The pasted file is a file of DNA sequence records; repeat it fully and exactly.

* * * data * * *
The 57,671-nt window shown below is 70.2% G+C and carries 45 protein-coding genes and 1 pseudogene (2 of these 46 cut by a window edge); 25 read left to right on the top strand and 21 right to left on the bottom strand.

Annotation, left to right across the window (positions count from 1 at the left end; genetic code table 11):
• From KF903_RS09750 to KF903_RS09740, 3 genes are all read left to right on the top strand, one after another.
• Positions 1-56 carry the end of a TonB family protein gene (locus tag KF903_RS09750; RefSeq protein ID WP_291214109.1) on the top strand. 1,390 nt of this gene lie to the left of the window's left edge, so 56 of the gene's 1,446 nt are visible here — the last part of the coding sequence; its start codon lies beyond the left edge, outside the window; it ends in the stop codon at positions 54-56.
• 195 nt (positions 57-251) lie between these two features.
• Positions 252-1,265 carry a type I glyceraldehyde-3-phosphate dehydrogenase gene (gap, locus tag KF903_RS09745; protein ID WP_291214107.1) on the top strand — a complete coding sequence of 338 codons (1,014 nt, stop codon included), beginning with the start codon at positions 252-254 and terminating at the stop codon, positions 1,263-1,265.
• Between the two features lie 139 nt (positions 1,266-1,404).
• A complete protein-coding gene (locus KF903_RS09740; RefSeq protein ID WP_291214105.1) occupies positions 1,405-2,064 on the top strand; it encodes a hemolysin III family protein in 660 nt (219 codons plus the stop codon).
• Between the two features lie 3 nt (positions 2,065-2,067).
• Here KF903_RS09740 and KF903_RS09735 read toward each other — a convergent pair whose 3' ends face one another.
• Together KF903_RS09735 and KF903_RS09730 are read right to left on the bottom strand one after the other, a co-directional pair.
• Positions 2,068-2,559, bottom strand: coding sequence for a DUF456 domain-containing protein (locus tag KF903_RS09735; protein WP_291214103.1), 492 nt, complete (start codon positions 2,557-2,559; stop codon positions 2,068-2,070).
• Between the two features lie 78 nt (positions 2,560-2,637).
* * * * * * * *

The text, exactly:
The 57,671-nt window shown below is 70.2% G+C and carries 45 protein-coding genes and 1 pseudogene (2 of these 46 cut by a window edge); 25 read left to right on the top strand and 21 right to left on the bottom strand.

Annotation, left to right across the window (positions count from 1 at the left end; genetic code table 11):
• From KF903_RS09750 to KF903_RS09740, 3 genes are all read left to right on the top strand, one after another.
• Positions 1-56 carry the end of a TonB family protein gene (locus tag KF903_RS09750; RefSeq protein ID WP_291214109.1) on the top strand. 1,390 nt of this gene lie to the left of the window's left edge, so 56 of the gene's 1,446 nt are visible here — the last part of the coding sequence; its start codon lies beyond the left edge, outside the window; it ends in the stop codon at positions 54-56.
• 195 nt (positions 57-251) lie between these two features.
• Positions 252-1,265 carry a type I glyceraldehyde-3-phosphate dehydrogenase gene (gap, locus tag KF903_RS09745; protein ID WP_291214107.1) on the top strand — a complete coding sequence of 338 codons (1,014 nt, stop codon included), beginning with the start codon at positions 252-254 and terminating at the stop codon, positions 1,263-1,265.
• Between the two features lie 139 nt (positions 1,266-1,404).
• A complete protein-coding gene (locus KF903_RS09740; RefSeq protein ID WP_291214105.1) occupies positions 1,405-2,064 on the top strand; it encodes a hemolysin III family protein in 660 nt (219 codons plus the stop codon).
• Between the two features lie 3 nt (positions 2,065-2,067).
• Here KF903_RS09740 and KF903_RS09735 read toward each other — a convergent pair whose 3' ends face one another.
• Together KF903_RS09735 and KF903_RS09730 are read right to left on the bottom strand one after the other, a co-directional pair.
• Positions 2,068-2,559, bottom strand: coding sequence for a DUF456 domain-containing protein (locus tag KF903_RS09735; protein WP_291214103.1), 492 nt, complete (start codon positions 2,557-2,559; stop codon positions 2,068-2,070).
• Between the two features lie 78 nt (positions 2,560-2,637).